In spite of its dubious mafia connections, Sicily is becoming an increasingly popular travel destination with more and more visitors discovering the alluring Italian island each year. It’s a traditional and rustic place with a rich culture and a heady mix of architecture, arts, cuisine, literature, music and history.
Sicily is where you can spend your time sitting on beaches, visiting archaeological sites or just kicking back and sampling some of the locally produced wine. To help you escape the crowds and find your own slice of unspoilt Sicilian heaven, here are the best and unspoilt places to visit in Sicily for travel snobs…
Known for its eclectic mix of carnivals, thermal spas and fishing, you’ll find this beautiful commune nestled on the southwestern coast. The town climbs up the surrounding cliff affording beautiful views of the glistening Mediterranean Sea below.
Still not yet discovered by the tourist masses, it’s a relatively untouched place with gorgeous beaches and picturesque traditional houses.
If you visit at the beginning of Lent (February) you’ll get to experience carnival tine where the locals gather together, make floats and have a whole lot of fun.
Cala Dogana, Levanzo, Sicily
Levanzo is the smallest of the three main Aegadian Islands which are located just west of the island of Sicily. They’re worth the extra effort to get to as just at the entrance to the valley (which runs south-north through the island) you’ll find this beautiful harbour village that seems to be trapped in time.
Here crisp white houses are surrounded by clear glistening waters and gently bobbing boats – a place where the traditional way of life is still very much preserved.
Foce del Belice
Located on the south-west coast of Sicily, this is one of the quietest and most unspoilt stretches of coastline on the island. Meaning ‘mouth of the river’ and its tranquillity is probably to its protected nature reserve status.
Visit for complete isolation away from the summer crowds and to spot the wildlife which lives in the surrounding dunes and pinewoods.
Famous for its sweet dessert wines, Marsala is an attractive coastal town in western Sicily. It has ancient origins and is blessed with beautifully preserved baroque architecture, elegant piazzas, marbled streets, some fine restaurants and shops and an excellent archaeological museum.
Make sure you include a visit to their famous wineries and if you have time, take a food tour as it’s an excellent way to sample the local cuisine.
This is a picturesque ancient fishing village located on the southern tip of Sicily. Its gorgeous sun-drenched sandy beaches are worth the visit alone but it’s also a timeless place where they still continue in their tradition of preparing seafood delicacies (such as dried tuna roe salamis).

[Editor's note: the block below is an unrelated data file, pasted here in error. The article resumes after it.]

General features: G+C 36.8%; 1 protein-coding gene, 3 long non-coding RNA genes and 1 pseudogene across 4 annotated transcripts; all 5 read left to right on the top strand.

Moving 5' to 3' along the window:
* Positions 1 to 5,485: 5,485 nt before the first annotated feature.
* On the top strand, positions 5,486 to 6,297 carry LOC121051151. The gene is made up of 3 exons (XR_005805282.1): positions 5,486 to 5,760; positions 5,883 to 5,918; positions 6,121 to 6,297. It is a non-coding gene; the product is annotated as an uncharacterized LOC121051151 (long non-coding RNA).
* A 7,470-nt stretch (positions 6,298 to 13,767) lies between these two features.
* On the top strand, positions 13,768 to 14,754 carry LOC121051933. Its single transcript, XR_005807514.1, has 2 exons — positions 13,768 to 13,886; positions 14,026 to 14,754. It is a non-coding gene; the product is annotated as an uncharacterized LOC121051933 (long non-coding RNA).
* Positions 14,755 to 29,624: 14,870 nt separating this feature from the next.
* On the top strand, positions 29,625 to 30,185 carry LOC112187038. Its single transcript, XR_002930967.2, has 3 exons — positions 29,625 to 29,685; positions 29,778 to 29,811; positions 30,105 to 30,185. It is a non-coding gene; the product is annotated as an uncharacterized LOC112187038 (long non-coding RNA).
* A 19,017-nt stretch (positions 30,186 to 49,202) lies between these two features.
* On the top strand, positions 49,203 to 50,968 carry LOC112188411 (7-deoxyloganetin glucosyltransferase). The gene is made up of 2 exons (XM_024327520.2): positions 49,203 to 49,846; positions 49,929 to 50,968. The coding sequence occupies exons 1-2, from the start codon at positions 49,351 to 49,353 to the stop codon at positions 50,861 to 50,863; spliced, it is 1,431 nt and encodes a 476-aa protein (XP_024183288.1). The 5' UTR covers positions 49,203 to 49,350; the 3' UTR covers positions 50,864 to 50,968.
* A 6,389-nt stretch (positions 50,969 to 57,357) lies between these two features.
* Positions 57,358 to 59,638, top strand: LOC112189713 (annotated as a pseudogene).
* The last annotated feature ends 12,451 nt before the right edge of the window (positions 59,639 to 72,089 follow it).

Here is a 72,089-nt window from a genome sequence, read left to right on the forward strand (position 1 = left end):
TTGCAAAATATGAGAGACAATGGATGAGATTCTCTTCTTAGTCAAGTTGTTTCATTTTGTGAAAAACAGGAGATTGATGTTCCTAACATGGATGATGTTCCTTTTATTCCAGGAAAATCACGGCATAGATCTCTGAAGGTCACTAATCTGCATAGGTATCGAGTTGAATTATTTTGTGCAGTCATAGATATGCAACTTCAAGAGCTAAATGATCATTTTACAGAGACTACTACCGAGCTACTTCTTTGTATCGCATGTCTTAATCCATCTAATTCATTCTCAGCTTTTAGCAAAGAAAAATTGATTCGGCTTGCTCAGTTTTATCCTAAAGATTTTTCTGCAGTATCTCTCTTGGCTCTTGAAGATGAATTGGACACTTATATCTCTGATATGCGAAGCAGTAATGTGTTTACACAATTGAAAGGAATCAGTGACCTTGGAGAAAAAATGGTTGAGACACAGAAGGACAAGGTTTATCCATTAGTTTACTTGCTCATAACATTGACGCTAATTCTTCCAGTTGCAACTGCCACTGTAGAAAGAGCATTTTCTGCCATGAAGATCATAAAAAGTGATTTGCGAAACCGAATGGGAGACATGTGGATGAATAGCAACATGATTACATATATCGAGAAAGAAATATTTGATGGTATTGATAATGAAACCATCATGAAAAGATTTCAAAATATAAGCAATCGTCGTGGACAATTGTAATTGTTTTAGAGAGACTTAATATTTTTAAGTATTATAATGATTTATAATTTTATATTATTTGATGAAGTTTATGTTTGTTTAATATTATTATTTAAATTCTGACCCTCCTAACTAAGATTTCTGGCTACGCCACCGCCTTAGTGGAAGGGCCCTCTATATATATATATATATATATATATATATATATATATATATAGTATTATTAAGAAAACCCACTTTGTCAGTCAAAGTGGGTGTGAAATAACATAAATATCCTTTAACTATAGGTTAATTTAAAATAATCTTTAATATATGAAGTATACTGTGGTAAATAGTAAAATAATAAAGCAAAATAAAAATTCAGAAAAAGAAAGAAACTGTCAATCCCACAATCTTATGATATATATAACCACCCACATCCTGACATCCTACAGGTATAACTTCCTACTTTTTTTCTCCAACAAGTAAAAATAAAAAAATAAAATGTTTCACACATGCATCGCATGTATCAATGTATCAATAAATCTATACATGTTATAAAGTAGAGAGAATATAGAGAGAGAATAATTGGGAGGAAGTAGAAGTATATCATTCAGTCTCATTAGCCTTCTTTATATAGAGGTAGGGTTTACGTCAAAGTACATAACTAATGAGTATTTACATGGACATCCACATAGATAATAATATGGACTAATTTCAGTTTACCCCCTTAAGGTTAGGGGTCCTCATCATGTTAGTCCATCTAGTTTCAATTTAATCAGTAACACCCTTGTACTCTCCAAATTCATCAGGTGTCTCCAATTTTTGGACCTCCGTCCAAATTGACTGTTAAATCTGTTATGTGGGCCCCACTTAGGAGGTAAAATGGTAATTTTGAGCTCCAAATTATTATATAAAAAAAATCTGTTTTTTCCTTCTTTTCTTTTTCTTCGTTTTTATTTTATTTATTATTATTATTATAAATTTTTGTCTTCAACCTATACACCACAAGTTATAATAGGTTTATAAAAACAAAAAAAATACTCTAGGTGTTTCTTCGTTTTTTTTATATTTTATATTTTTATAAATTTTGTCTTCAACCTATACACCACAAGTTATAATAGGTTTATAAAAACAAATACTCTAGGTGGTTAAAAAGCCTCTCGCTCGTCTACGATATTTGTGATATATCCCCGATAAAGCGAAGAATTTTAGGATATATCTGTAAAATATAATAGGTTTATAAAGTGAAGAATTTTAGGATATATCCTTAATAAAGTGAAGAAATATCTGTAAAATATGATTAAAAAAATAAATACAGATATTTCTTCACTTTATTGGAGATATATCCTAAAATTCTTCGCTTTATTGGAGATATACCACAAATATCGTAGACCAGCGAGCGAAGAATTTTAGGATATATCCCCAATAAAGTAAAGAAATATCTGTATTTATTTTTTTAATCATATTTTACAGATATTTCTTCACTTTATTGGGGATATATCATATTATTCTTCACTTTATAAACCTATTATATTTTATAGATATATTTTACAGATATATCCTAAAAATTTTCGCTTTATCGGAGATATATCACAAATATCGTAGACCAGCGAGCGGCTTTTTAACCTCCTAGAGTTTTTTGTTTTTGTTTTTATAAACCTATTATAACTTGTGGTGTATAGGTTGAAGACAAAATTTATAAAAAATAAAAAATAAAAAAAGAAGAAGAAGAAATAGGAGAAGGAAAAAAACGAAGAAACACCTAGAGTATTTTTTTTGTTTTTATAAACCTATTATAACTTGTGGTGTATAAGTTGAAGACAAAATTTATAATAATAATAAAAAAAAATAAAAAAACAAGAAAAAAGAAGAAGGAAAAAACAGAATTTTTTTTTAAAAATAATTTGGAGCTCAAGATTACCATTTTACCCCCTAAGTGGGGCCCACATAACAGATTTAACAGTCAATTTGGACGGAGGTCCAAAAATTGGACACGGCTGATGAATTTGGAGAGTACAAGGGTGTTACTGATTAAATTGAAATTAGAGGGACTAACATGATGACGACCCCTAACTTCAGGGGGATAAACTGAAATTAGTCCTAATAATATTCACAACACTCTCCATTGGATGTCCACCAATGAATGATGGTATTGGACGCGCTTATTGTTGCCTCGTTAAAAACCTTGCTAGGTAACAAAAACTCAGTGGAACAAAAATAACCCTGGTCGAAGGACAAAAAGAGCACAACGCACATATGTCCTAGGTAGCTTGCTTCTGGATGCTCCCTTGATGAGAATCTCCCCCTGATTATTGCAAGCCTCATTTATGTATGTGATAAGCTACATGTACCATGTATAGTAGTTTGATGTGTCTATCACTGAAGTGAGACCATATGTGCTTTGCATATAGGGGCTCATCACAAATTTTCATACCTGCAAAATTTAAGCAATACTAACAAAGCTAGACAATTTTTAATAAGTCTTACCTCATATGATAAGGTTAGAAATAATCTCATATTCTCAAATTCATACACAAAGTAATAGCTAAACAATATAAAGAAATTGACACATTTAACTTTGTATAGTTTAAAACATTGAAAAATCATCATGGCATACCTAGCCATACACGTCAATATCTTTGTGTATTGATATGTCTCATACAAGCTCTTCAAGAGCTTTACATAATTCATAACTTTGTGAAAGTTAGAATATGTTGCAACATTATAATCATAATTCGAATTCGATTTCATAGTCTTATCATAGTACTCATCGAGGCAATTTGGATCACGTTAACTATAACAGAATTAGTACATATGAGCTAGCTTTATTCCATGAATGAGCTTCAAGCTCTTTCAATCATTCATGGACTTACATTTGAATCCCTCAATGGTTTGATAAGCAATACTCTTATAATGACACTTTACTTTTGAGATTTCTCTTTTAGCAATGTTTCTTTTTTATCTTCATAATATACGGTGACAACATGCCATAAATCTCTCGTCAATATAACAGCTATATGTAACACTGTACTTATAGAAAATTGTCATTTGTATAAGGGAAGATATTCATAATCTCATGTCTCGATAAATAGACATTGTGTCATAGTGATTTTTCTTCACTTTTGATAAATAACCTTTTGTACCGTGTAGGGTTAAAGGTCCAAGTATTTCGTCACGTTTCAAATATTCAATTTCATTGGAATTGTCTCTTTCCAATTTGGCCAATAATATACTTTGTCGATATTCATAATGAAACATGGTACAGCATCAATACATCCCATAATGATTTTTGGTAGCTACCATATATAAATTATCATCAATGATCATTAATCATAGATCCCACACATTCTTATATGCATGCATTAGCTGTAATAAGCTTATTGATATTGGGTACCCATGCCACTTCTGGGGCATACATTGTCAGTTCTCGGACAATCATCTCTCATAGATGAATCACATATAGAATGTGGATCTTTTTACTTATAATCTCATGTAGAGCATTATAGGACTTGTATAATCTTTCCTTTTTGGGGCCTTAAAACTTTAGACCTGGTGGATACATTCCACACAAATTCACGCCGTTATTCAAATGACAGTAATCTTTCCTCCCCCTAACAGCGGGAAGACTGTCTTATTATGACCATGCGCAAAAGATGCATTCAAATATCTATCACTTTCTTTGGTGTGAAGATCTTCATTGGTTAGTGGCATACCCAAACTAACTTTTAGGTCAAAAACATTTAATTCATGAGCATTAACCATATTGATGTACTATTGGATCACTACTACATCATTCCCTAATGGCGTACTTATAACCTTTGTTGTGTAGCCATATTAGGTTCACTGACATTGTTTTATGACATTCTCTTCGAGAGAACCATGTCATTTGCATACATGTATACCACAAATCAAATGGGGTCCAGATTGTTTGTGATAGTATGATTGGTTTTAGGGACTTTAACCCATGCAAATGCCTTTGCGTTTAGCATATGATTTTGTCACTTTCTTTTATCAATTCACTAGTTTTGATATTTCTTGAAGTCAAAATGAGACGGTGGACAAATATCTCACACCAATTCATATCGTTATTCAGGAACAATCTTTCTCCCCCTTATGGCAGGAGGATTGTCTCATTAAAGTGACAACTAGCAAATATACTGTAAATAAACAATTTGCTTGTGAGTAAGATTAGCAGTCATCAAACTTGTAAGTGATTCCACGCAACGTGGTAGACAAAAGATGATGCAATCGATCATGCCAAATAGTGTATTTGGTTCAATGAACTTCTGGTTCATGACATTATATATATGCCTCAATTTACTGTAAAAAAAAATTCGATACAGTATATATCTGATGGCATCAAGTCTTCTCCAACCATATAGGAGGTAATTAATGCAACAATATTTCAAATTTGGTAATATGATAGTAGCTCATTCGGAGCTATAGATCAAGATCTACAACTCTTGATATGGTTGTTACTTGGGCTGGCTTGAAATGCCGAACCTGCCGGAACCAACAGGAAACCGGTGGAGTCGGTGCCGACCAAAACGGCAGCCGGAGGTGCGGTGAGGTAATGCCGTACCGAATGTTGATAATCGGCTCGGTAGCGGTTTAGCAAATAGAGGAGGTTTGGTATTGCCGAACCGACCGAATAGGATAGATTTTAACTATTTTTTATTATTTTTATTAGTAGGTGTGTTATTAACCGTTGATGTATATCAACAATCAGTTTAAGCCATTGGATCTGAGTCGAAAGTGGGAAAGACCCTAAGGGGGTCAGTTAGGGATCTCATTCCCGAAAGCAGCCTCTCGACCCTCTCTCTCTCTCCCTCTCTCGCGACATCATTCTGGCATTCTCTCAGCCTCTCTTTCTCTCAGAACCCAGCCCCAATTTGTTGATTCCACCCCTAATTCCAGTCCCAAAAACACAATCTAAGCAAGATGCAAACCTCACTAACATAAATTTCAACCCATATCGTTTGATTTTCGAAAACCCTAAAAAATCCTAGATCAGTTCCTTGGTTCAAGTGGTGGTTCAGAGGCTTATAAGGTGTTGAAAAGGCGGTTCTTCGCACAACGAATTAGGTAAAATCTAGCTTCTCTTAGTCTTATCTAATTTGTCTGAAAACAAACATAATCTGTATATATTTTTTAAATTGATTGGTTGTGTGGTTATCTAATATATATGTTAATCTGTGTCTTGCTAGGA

It’s also a largely unspoiled place with lush green surroundings and a pleasant fresh breeze.
This was once a powerful metropolis and although its heyday is long gone it has retained its ability to awe. History oozes from every pore of this UNESCO-listed city and the area is strewn with impressive examples of its Greek cultural past including ruins of amphitheaters and architecture.
Also visit for its beautiful piazzas, cathedral and long wide streets which are perfect for romantic evening strolls.
Arguably the prettiest seaside village in Sicily, this harbour-side commune is nestled in the south-east of Sicily and is a beautiful place to visit.
Fishing is still its main industry and the locals continue to process seafood delicacies such as dried tuna roe, tuna salamis and marinated anchovies.
There’s a picturesque old centre which dates back to the mid-18th century and a very attractive Piazza. On the south side is where you’ll find working harbour with its fleet of colourful bobbing wooden boats.
Where to Stay
For the ultimate romantic Sicilian escape try what the Guardian called the ‘tower of love’ – a fairytale-esque tower for two complete with arched windows and a crenelated tower.
Badia Tower It’s located 2km away from Marsala town in the privately-owned Badia Estate surrounded by towering palms, brightly-colored oleanders and scented Mediterranean gardens. Inside expect terracotta tiling, white-washed walls and attractive blue furnishings.
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Scott Balaam – writer and photographer
Scott started his travelling life back in 1999, when he headed off on a solo jaunt to South Africa, Australia, New Zealand and South East Asia with just a backpack, a camera and a spirit for adventure. After that, the travel bug bit hard and now he is always seeking to head off somewhere new. Over the years he has lived in Italy, Qatar, Australia, Ireland, UK and the USA but his spiritual home will always be Rome as this is the city which most satisfies his unrelenting thirst for culture, good food and great football. In his spare time Scott loves nothing better than to be behind the camera and also runs his own blog and Instagram page. He also counts Melbourne, the rest of Italy, Amsterdam, USA, Athens, Cape Town and Tel Aviv among his favourite places. Find Scott on Linkedin, Instagram, or Twitter.